September 5, 2018 at 3:00 pm EST | by Michael K. Lavers
Israeli LGBTI activists visit D.C. synagogue

Eyal Migdalovich, founder of the LGBTQ Refugee Program in Israel, speaks to members of Congregation Bet Mishpachah in D.C. on Aug. 24, 2018. (Washington Blade photo by Michael K. Lavers)

Two activists from Israel spoke to members of an LGBTI synagogue in D.C. on Aug. 24.

Congregation Bet Mishpachah hosted Ohad Hizki, chief executive officer of the Aguda, the Israeli National LGBT Task Force, and Eyal Migdalovich, founder of the LGBTQ Refugee Program.

They were in D.C. with A Wider Bridge, a U.S.-based organization that seeks to build “support for Israel and its LGBTQ community.” Hizki and Migdalovich also spoke with LGBTI rights advocates and supporters of A Wider Bridge in New York and Florida while they were in the U.S.

Migdalovich founded the LGBTQ Refugee Program three years ago after he wrote an article about LGBTI asylum seekers in Tel Aviv.

The LGBTQ Refugee Program has provided food, medicine and other basic needs to more than 40 asylum seekers. The organization also works with the Aguda, the U.N. Refugee Agency and other organizations that advocate on behalf of refugees and asylum seekers.

“I see them as my brothers and sisters that are somehow falling through the cracks,” said Migdalovich. “They need our help because the situation is very harsh.”

Migdalovich said refugees from Eritrea and Sudan and Palestinians from the West Bank account for the majority of the people with whom the LGBTQ Refugee Program works. He added the LGBTQ Refugee Program has also worked with a transgender woman from Jamaica, a gay man from Iran and other “people from all over the world who somehow arrived in Israel.”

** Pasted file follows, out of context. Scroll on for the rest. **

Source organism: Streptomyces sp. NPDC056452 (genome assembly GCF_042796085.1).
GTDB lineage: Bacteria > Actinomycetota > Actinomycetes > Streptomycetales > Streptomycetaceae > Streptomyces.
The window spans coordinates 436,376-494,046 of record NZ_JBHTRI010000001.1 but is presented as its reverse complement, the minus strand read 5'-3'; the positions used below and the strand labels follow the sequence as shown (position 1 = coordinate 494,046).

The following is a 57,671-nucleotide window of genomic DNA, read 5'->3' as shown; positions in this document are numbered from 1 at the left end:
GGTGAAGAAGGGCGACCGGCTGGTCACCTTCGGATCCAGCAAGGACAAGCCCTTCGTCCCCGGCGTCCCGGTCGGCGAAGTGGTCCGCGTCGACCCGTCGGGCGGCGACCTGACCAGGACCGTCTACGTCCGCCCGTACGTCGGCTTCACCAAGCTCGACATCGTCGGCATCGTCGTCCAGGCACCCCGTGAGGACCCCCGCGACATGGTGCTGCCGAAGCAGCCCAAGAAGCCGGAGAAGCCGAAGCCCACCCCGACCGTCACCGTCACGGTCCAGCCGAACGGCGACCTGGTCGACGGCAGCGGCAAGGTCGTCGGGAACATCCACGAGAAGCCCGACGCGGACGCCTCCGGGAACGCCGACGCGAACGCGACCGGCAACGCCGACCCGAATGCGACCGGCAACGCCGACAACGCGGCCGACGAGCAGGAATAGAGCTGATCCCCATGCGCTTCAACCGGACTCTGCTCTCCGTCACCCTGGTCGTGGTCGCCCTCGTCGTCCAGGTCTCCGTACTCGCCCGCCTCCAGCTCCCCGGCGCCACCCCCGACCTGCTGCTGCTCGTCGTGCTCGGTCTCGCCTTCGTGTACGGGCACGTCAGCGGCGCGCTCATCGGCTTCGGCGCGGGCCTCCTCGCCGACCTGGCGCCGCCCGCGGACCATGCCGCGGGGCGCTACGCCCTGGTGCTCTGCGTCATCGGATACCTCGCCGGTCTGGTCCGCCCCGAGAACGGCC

Migdalovich said the Israeli government’s policies towards refugees and asylum seekers — which include Prime Minister Benjamin Netanyahu’s controversial plan with UNHCR to deport more than 30,000 African refugees and asylum seekers that he withdrew earlier this year — are among the barriers he and the LGBTQ Refugee Program face. Migdalovich added many of the communities in which LGBTI asylum seekers are living are “very conservative.”

“They’re not reaching out to us and we’re not reaching out to them because we have a real lack of manpower,” he said. “We’re trying to do our best with the people who are reaching out to us.”

‘We had a really busy summer’

Migdalovich and Hizki traveled to the U.S. against the backdrop of President Trump’s policies towards immigrants, LGBTI people and other groups that continue to spark outrage. The Israeli government’s policies towards the Palestinians also remain highly controversial.

The Israeli Knesset in July approved a controversial bill that prevents gay couples and single men from using surrogates.

The Aguda and other advocacy groups organized a national strike against the measure in which tens of thousands of people took part. Upwards of 100,000 people attended a protest against the surrogacy bill that took place in Tel Aviv’s Rabin Square on July 22.

“We had a really busy summer,” Hizki told members of Congregation Bet Mishpachah. “We had a really big discussion in Israel around equality.”

Hizki told the Washington Blade after he and Migdalovich spoke the Aguda’s support of the LGBTQ Refugee Program is another way the organization can support LGBTI rights in Israel.

“We are putting a lot of effort into this project,” said Hizki.

Ohad Hizki, chief executive officer of the Aguda, the Israeli National LGBT Task Force, speaks to members of Congregation Bet Mishpachah in D.C. on Aug. 24, 2018. (Washington Blade photo by Michael K. Lavers)

Michael K. Lavers is the international news editor of the Washington Blade. Follow Michael

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